THEO 525 Reply to Anglea and Jedidiah

  
Replies
1. Directly addresses the classmates’ threads by providing thoughtful analysis and evaluation.
2. Must reflect a strong understanding of the subject material. You may provide additional thoughts from the text or other theological resources that would contribute to the subject being discussed.
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Reply to Anglea
Erickson discusses the various “Themes for Dealing with the Problem of Evil.”  Which of those given “themes” do you find most beneficial in answering those who are critical of the Christian faith? Why? 
Considering each of Erickson’s themes for dealing with the problem of evil, I find “Evil in General as the Result of Sin in General” to be the most beneficial in answering those critical of the Christian faith. 
In this theme, Erickson states that “the entire human race has sinned and is now sinful.” (Erickson, 398)  Non-believers will commonly ask, “If God is so great, all good and sovereign, why is there evil and sin in the world?” The answer to that question is simple and yet complex. God created man and wanted him to live free.  At the beginning of human existence, in Genesis, we see the good world and the introduction of sin and evil.  God created the garden and world of abundance.  However, in order for man to truly have free will, there had to be options to allow man the opportunity to make a choice, to obey or not to obey.  In Adam and Eve’s case it was the Tree of Knowledge of Good and Evil.  If there was only one option, to obey, there would be no free will.  As Erickson states, “God, then, did not create sin. He merely provided the options necessary for human freedom, options that could result in sin.”  (Erickson, 399)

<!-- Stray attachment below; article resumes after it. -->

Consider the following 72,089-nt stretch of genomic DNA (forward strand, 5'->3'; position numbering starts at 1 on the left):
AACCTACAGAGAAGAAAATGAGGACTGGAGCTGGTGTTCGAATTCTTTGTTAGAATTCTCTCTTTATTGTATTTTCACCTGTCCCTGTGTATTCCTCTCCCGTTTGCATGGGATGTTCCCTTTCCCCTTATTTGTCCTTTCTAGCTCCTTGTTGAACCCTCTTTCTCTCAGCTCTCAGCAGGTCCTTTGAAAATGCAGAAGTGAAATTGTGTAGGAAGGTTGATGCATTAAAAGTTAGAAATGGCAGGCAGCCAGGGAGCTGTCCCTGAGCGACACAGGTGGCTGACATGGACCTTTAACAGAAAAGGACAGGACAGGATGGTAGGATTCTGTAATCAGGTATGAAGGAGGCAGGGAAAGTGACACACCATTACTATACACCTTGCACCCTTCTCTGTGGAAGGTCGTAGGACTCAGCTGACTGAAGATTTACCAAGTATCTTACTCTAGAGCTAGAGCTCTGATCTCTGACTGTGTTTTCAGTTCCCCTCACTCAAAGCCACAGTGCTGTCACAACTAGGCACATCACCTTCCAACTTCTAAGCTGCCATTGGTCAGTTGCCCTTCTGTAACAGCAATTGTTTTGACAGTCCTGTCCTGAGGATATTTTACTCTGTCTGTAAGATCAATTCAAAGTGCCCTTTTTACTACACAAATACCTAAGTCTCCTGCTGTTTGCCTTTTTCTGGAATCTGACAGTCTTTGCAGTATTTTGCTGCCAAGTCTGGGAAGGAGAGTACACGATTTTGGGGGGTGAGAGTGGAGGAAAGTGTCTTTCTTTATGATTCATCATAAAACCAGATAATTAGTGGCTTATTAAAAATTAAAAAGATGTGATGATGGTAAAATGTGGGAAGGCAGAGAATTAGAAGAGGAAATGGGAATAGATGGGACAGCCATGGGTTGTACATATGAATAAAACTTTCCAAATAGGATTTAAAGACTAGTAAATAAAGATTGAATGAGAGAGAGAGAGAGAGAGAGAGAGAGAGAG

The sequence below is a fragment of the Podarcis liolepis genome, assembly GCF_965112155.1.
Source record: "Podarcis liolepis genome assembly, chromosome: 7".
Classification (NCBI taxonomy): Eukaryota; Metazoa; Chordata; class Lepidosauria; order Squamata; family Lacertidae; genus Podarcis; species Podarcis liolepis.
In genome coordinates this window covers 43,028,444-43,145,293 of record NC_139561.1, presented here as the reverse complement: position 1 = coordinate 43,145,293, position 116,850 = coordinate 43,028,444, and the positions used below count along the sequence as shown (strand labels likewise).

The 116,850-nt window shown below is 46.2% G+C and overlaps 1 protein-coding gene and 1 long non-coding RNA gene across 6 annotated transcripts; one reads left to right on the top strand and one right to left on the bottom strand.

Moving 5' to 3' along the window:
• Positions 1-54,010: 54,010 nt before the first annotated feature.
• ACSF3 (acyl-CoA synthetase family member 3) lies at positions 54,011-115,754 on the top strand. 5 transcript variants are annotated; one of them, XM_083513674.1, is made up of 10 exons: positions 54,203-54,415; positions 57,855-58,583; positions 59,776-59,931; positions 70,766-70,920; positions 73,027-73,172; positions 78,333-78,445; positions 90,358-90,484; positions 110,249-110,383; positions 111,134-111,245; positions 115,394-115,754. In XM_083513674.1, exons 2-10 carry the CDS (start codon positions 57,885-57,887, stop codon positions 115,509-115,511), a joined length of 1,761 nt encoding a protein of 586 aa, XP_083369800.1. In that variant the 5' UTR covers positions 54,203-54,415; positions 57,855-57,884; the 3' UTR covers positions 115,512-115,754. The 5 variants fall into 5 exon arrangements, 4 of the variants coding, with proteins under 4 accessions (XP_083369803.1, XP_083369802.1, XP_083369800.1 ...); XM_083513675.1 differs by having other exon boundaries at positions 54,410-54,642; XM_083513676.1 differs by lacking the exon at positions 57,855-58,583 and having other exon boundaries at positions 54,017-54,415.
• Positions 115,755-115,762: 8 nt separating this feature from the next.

I also agree with Erickson’s description of sin and feel he makes a valid point saying that “sin results when a person’s will and relationship to God are twisted the wrong way, when the wrong one of two possibilities is actualized.”   Before he became satan he was an angel who chose to go against God.  As Erickson explains, this occurrence led to an evil force to be present during the creation.  God’s creation was good, but was tarnished not by God himself rather by the fall of satan.  In Genesis chapter two Eve tells the serpent God told them not to eat, but she makes the choice to disobey.  It was her free will to choose, she did not choose wisely.